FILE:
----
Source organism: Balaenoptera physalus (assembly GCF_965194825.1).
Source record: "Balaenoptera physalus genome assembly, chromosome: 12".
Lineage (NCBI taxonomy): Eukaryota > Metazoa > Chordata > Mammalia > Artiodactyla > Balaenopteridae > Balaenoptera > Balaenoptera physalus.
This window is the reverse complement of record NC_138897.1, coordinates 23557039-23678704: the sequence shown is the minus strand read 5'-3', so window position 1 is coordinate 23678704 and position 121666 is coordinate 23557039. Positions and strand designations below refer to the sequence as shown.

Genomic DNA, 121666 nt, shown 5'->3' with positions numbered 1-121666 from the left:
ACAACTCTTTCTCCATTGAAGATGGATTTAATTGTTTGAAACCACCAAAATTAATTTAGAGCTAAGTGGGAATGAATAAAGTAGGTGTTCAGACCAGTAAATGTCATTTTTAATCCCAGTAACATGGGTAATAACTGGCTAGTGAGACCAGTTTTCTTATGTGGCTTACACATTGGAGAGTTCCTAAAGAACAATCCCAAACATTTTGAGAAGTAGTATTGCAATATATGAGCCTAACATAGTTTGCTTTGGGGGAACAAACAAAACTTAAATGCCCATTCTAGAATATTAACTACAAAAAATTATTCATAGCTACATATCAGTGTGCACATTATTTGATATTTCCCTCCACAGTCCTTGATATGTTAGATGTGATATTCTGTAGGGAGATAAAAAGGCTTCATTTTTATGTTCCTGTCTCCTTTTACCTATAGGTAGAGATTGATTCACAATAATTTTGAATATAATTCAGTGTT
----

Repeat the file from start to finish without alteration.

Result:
Source organism: Balaenoptera physalus (assembly GCF_965194825.1).
Source record: "Balaenoptera physalus genome assembly, chromosome: 12".
Lineage (NCBI taxonomy): Eukaryota > Metazoa > Chordata > Mammalia > Artiodactyla > Balaenopteridae > Balaenoptera > Balaenoptera physalus.
This window is the reverse complement of record NC_138897.1, coordinates 23557039-23678704: the sequence shown is the minus strand read 5'-3', so window position 1 is coordinate 23678704 and position 121666 is coordinate 23557039. Positions and strand designations below refer to the sequence as shown.

Genomic DNA, 121666 nt, shown 5'->3' with positions numbered 1-121666 from the left:
ACAACTCTTTCTCCATTGAAGATGGATTTAATTGTTTGAAACCACCAAAATTAATTTAGAGCTAAGTGGGAATGAATAAAGTAGGTGTTCAGACCAGTAAATGTCATTTTTAATCCCAGTAACATGGGTAATAACTGGCTAGTGAGACCAGTTTTCTTATGTGGCTTACACATTGGAGAGTTCCTAAAGAACAATCCCAAACATTTTGAGAAGTAGTATTGCAATATATGAGCCTAACATAGTTTGCTTTGGGGGAACAAACAAAACTTAAATGCCCATTCTAGAATATTAACTACAAAAAATTATTCATAGCTACATATCAGTGTGCACATTATTTGATATTTCCCTCCACAGTCCTTGATATGTTAGATGTGATATTCTGTAGGGAGATAAAAAGGCTTCATTTTTATGTTCCTGTCTCCTTTTACCTATAGGTAGAGATTGATTCACAATAATTTTGAATATAATTCAGTGTT